Ashleigh Anpilova


Set immediately after Shalom.

 Ducky realizes the truth and wonders how long it will be before his beloved is able to do the same.

 An established relationship story.

 Written: September 2006. Word count: 1,748.



Ducky lay awake in his bed, he really should be asleep; he was emotionally and physically drained, but he could not sleep.


It wasn't as though his mind was whirring. It wasn't as though he wasn't at peace, he was; he was more at peace now than he had been since Jethro had left for Mexico. It wasn't even that the fierce embrace in which he was held, far tighter and considerably more demanding than any sleeping embrace Jethro had ever delivered, was suffocating. It wasn't. It was simply that he didn't wish to sleep.


He glanced at the clock; they would have to get up in a couple of hours anyway so that Ducky could drive Jethro to the airport, and watch him get on a plane. A plane that would again take him away from Ducky, take him back to Mexico. Ducky wondered just how many more times he would have to make the journey, before Jethro gave in and admitted what was as clear as the perfect summer's sky to Ducky: that he belonged back in Washington, back at NCIS, back with Ducky.


Jethro wasn't happy in Mexico; he wasn't the kind of man who could be. Ducky felt sorry for Mike Franks; the poor man could not have envisaged that his mercy trip back to Washington, would result in his peaceful existence being shattered by the arrival of one Leroy Jethro Gibbs, his former Probie.


Jethro had told Ducky all the things he'd done, was doing, to ‘improve' Mike's shack and way of living. From what Jethro had said, Ducky wouldn't be surprised to discover that Franks was himself contacting NCIS, and begging them to find cases that needed Jethro's assistance.


As Jethro had gone on insisting over and over again that he was only back to ‘help a friend' and that he wasn't staying, the words ‘protest' ‘lady' and ‘too much' had come to Ducky's mind, and he had wondered just who Jethro was trying to fool. Ducky firmly believed that it was Jethro himself, his lover was trying to fool. Because had he really meant his words, saying them once would have been enough. As it was . . .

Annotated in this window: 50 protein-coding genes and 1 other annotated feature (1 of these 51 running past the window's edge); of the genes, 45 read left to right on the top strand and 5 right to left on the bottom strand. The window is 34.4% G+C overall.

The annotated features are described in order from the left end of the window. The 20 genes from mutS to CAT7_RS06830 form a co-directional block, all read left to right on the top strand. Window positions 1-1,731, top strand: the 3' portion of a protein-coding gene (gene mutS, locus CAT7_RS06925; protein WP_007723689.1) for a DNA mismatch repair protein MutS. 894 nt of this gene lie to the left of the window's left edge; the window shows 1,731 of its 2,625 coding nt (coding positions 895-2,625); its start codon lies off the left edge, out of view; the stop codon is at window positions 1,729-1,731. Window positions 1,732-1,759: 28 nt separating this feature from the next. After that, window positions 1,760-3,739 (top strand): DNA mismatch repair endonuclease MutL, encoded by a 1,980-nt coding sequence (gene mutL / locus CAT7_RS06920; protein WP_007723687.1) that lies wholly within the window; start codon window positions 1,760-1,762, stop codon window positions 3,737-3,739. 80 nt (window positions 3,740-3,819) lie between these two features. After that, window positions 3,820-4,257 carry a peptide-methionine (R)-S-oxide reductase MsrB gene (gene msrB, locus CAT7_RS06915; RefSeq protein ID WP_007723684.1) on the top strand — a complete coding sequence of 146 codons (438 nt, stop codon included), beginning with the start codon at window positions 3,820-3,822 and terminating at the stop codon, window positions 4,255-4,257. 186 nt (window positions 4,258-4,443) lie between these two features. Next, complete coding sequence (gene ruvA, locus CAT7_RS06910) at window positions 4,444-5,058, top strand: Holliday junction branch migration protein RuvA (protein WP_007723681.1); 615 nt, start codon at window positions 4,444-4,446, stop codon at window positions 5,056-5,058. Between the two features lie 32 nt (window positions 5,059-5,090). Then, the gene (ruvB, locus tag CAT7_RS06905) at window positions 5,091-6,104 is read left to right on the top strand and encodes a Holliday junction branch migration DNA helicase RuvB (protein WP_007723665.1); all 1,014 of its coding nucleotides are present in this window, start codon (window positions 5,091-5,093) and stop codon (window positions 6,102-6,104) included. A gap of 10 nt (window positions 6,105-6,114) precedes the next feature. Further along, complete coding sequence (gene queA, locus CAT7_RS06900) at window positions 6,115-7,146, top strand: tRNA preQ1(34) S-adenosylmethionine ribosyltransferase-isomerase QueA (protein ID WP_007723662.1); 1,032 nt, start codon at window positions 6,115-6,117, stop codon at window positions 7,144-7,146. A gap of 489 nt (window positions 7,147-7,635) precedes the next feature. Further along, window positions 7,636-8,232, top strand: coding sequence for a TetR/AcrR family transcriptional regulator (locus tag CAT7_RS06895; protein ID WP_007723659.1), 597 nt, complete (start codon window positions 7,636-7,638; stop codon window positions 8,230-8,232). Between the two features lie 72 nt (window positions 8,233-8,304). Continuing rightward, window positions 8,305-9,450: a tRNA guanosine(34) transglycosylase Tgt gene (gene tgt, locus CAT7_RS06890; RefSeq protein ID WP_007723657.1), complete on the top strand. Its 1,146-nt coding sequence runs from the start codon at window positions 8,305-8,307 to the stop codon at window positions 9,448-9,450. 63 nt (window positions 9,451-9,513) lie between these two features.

Jethro made a mumbling noise in his sleep, he sounded almost distressed, and tugged Ducky impossibly closer to him, tightening the already life-raft tight grip even more. Ducky stroked his lover's arm, murmuring soothing words, and let his head snuggle closer into Jethro's shoulder. After a few moments, the distress faded away, the mumbling ceased, Jethro sighed, and his breathing returned to normal.


Ducky's mind again returned to earlier in the day.


It had been one of the most emotionally traumatic days he could remember. Firstly, Tony had, with such clear reluctance that for a moment Ducky believed that the young agent did know the truth about his relationship with Jethro, told Ducky that they believed Jethro and Ziva had been killed, in a trap laid for Ziva.


Ducky had heard Tony's words, but for a moment he hadn't been able to compute them. Surely not? Surely Jethro hadn't returned to Washington only for Ducky not to be able to see him alive. He trusted in Jethro; trusted in his abilities; in his gut; in his sense of awareness; surely even after three months these aptitudes would still exist?


And so Ducky had waited; had stood staring out of the windows seeing nothing, feeling little, just waiting. Waiting for the news that would tell him his future. Waiting. Watching. Waiting until . . .


Maybe he'd been a little unfair to Tony, to allow him to pass some less than complimentary comments about Jethro, when he, Ducky, knew that Jethro was behind Tony. But Jethro's eyes had told Ducky not to speak, so he hadn't. And Tony had been so wrapped up in what he was saying, he wouldn't have noticed that Ducky's whole being would have changed, how his own eyes would have betrayed him, how he would have lit up, how he would have become the man Tony had known and worked with for almost five years.


And then his beloved had appeared, and Tony had hugged him. For a moment Ducky had wanted to grab the younger man, pull him off of his Jethro and say ‘he's mine'. But he didn't. Instead he'd just stood and gazed at Jethro over Tony's shoulder. Watched as Jethro's clear surprise did, to Ducky's slight astonishment, battle with his equally clear unease.


Jethro had returned the embrace, but Ducky knew it was out of a sense of 'duty' and an automatic response, more than really wishing to do so. Maybe it was just because Tony had been the one to all but throw himself at Jethro, rather than anything else. After all, Jethro Gibbs was a tactile man, he'd never shown any problems with touching, with embracing even, other men. And it wasn't as though Tony was a stranger; so Jethro's reluctance, had surprised Ducky. Or maybe it was because Jethro had felt guilty that it was Tony who had greeted him first, rather than his oldest friend. Whatever the reason, Ducky saw no point in pursuing it.